**Proof.**
Set $M = \mathop{\mathrm{Spec}}(C)$ and $M' = \mathop{\mathrm{Spec}}(C')$. Write $U = \mathop{\mathrm{Spec}}(A)$, $U' = \mathop{\mathrm{Spec}}(A')$, $R = \mathop{\mathrm{Spec}}(B)$, and $R' = \mathop{\mathrm{Spec}}(B')$. We will use the results of Lemmas 39.23.4, 39.23.5, and 39.23.6 without further mention.

Assume $C$ is a strictly henselian local ring. Let $p \in M$ be the closed point and let $p' \in M'$ map to $p$. Claim: in this case there is a disjoint union decomposition $(U', R', s', t', c') = (U, R, s, t, c) \amalg (U'', R'', s'', t'', c'')$ over $(U, R, s, t, c)$ such that for the corresponding disjoint union decomposition $M' = M \amalg M''$ over $M$ the point $p'$ corresponds to $p \in M$.

The claim implies the lemma. Suppose that $M_1 \to M$ is a flat morphism of affine schemes. Then we can base change everything to $M_1$ without affecting the hypotheses (1) – (4). From Lemma 39.23.5 we see $M_1$, resp. $M_1'$ is the spectrum of the $R_1$-invariant functions on $U_1$, resp. the $R'_1$-invariant functions on $U'_1$. Suppose that $p' \in M'$ maps to $p \in M$. Let $M_1$ be the spectrum of the strict henselization of $\mathcal{O}_{M, p}$ with closed point $p_1 \in M_1$. Choose a point $p'_1 \in M'_1$ mapping to $p_1$ and $p'$. From the claim we get

\[ (U'_1, R'_1, s'_1, t'_1, c'_1) = (U_1, R_1, s_1, t_1, c_1) \amalg (U''_1, R''_1, s''_1, t''_1, c''_1) \]

and correspondingly $M'_1 = M_1 \amalg M''_1$ as a scheme over $M_1$. Write $M_1 = \mathop{\mathrm{Spec}}(C_1)$ and write $C_1 = \mathop{\mathrm{colim}}\nolimits C_ i$ as a filtered colimit of étale $C$-algebras. Set $M_ i = \mathop{\mathrm{Spec}}(C_ i)$. The $M_1 = \mathop{\mathrm{lim}}\nolimits M_ i$ and similarly for the other schemes. By Limits, Lemmas 32.4.11 and 32.8.11 we can find an $i$ such that

\[ (U'_ i, R'_ i, s'_ i, t'_ i, c'_ i) = (U_ i, R_ i, s_ i, t_ i, c_ i) \amalg (U''_ i, R''_ i, s''_ i, t''_ i, c''_ i) \]

We conclude that $M'_ i = M_ i \amalg M''_ i$. In particular $M' \to M$ becomes étale at a point over $p'$ after an étale base change. This implies that $M' \to M$ is étale at $p'$ (for example by Morphisms, Lemma 29.36.17). We will prove $U' \cong M' \times _ M U$ after we prove the claim.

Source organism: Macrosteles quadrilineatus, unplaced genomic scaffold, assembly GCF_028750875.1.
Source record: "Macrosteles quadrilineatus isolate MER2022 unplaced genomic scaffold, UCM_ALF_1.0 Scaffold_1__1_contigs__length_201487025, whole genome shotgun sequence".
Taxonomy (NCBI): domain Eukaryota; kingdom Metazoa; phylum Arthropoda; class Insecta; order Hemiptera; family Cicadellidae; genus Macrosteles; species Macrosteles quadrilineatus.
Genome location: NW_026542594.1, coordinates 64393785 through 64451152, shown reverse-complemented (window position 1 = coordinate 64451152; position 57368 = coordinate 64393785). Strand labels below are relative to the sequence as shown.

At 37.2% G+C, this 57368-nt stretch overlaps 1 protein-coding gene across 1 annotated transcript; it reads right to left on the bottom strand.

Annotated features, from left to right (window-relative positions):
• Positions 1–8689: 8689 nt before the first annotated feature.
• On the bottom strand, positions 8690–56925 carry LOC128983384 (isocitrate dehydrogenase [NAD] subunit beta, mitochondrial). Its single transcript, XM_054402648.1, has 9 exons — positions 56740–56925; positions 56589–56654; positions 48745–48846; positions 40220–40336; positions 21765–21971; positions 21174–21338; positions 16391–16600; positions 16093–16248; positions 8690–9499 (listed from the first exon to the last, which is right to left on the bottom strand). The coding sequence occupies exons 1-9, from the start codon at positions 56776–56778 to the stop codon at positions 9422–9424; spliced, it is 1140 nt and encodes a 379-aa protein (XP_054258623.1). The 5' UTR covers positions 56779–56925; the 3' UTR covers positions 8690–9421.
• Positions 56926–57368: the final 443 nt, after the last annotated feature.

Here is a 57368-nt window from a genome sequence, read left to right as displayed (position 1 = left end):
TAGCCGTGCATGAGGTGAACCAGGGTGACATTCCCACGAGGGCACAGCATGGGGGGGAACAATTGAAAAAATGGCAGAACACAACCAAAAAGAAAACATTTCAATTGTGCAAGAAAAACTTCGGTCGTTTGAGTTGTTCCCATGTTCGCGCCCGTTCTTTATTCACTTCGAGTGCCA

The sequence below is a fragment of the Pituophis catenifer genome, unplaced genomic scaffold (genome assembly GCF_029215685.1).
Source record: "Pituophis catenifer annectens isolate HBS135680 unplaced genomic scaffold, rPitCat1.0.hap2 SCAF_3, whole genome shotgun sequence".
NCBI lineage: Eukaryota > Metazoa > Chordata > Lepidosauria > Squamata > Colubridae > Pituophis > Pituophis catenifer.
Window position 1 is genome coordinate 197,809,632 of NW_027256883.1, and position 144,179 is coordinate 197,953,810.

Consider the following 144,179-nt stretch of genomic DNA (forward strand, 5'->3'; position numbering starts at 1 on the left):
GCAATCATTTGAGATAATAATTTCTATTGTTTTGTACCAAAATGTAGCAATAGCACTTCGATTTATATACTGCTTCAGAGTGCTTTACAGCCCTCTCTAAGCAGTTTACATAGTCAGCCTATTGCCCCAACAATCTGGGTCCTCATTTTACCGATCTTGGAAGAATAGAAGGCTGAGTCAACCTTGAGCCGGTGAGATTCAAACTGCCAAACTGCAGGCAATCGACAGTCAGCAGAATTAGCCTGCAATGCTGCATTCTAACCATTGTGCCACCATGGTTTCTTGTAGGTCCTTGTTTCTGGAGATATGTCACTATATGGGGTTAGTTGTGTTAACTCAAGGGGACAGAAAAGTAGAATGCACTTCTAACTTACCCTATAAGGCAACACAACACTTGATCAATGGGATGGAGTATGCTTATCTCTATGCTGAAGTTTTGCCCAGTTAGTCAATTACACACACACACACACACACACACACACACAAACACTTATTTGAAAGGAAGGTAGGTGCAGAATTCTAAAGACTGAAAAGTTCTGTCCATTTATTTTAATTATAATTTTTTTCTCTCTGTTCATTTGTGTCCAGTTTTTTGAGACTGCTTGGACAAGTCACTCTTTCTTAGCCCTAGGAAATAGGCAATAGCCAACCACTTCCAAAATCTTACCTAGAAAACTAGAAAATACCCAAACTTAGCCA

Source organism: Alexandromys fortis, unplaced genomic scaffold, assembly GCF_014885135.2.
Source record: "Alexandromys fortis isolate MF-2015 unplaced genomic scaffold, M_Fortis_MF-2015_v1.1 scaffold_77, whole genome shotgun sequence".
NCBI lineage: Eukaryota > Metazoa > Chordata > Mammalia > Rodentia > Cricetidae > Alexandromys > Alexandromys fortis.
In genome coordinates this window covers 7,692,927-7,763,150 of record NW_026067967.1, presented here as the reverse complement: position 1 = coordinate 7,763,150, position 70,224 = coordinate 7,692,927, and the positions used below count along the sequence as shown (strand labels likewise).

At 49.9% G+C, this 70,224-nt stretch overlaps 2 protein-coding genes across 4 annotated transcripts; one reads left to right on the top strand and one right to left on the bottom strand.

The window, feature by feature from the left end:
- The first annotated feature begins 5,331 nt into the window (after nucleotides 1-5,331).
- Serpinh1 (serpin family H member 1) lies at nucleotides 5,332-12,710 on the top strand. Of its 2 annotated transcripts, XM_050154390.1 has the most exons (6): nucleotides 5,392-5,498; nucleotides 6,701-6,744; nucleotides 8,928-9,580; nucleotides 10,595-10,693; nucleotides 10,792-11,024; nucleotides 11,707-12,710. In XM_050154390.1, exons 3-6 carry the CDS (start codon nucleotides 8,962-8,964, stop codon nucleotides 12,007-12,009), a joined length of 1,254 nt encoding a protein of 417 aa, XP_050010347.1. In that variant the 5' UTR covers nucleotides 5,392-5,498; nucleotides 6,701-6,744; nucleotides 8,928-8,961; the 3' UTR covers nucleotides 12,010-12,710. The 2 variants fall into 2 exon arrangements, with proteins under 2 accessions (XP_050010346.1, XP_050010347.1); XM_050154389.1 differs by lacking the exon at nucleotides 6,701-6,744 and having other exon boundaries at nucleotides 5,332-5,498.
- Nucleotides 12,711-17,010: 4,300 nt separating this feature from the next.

Proof of the claim. Observe that $U_ p$ and $U'_{p'}$ have finitely many points. For $u \in U_ p$ we have $\kappa (u)/\kappa (p)$ is algebraic, hence $\kappa (u)$ is separably closed. As $U' \to U$ is étale, we conclude the morphism $U'_{p'} \to U_ p$ induces isomorphisms on residue field extensions. Let $u' \in U'_{p'}$ with image $u \in U_ p$. By assumption (3) the morphism of scheme theoretic fibres $(s')^{-1}(u') \to s^{-1}(u)$, $(t')^{-1}(u') \to t^{-1}(u)$, and $G'_{u'} \to G_ u$ are isomorphisms. Observing that $U_ p = t(s^{-1}(u))$ (set theoretically) we conclude that the points of $U'_{p'}$ surject onto the points of $U_ p$. Suppose that $u'_1$ and $u'_2$ are points of $U'_{p'}$ mapping to the same point $u$ of $U_ p$. Then there exists a point $r' \in R'_{p'}$ with $s'(r') = u'_1$ and $t'(r') = u'_2$. Consider the two towers of fields

\[ \kappa (r')/\kappa (u'_1)/\kappa (u)/\kappa (p) \quad \kappa (r')/\kappa (u'_2)/\kappa (u)/\kappa (p) \]

whose “ends” are the same as the two “ends” of the two towers

\[ \kappa (r')/\kappa (u'_1)/\kappa (p')/\kappa (p) \quad \kappa (r')/\kappa (u'_2)/\kappa (p')/\kappa (p) \]

These two induce the same maps $\kappa (p') \to \kappa (r')$ as $(U'_{p'}, R'_{p'}, s', t', c')$ is a groupoid over $p'$. Since $\kappa (u)/\kappa (p)$ is purely inseparable, we conclude that the two induced maps $\kappa (u) \to \kappa (r')$ are the same. Therefore $r'$ maps to a point of the fibre $G_ u$. By assumption (3) we conclude that $r' \in (G')_{u'_1}$. Namely, we may think of $G$ as a closed subscheme of $R$ viewed as a scheme over $U$ via $s$ and use that the base change to $U'$ gives $G' \subset R'$. In particular we have $u'_1 = u'_2$. We conclude that $U'_{p'} \to U_ p$ is a bijective map on points inducing isomorphisms on residue fields. It follows that $U'_{p'}$ is a finite set of closed points (Algebra, Lemma 10.35.9) and hence $U'_{p'}$ is closed in $U'$. Let $J' \subset A'$ be the radical ideal cutting out $U'_{p'}$ set theoretically.

Second part proof of the claim. Let $\mathfrak m \subset C$ be the maximal ideal. Observe that $(A, \mathfrak m A)$ is a henselian pair by More on Algebra, Lemma 15.11.8. Let $J = \sqrt{\mathfrak m A}$. Then $(A, J)$ is a henselian pair (More on Algebra, Lemma 15.11.7) and the étale ring map $A \to A'$ induces an isomorphism $A/J \to A'/J'$ by our deliberations above. We conclude that $A' = A \times A''$ by More on Algebra, Lemma 15.11.6. Consider the corresponding disjoint union decomposition $U' = U \amalg U''$. The open $(s')^{-1}(U)$ is the set of points of $R'$ specializing to a point of $R'_{p'}$. Similarly for $(t')^{-1}(U)$. Similarly we have $(s')^{-1}(U'') = (t')^{-1}(U'')$ as this is the set of points which do not specialize to $R'_{p'}$. Hence we obtain a disjoint union decomposition

\[ (U', R', s', t', c') = (U, R, s, t, c) \amalg (U'', R'', s'', t'', c'') \]

This immediately gives $M' = M \amalg M''$ and the proof of the claim is complete.

We still have to prove that the canonical map $U' \to M' \times _ M U$ is an isomorphism. It is an étale morphism (Morphisms, Lemma 29.36.18). On the other hand, by base changing to strictly henselian local rings (as in the third paragraph of the proof) and using the bijectivity $U'_{p'} \to U_ p$ established in the course of the proof of the claim, we see that $U' \to M' \times _ M U$ is universally bijective (some details omitted). However, a universally bijective étale morphism is an isomorphism (Descent, Lemma 35.25.2) and the proof is complete.
$\square$

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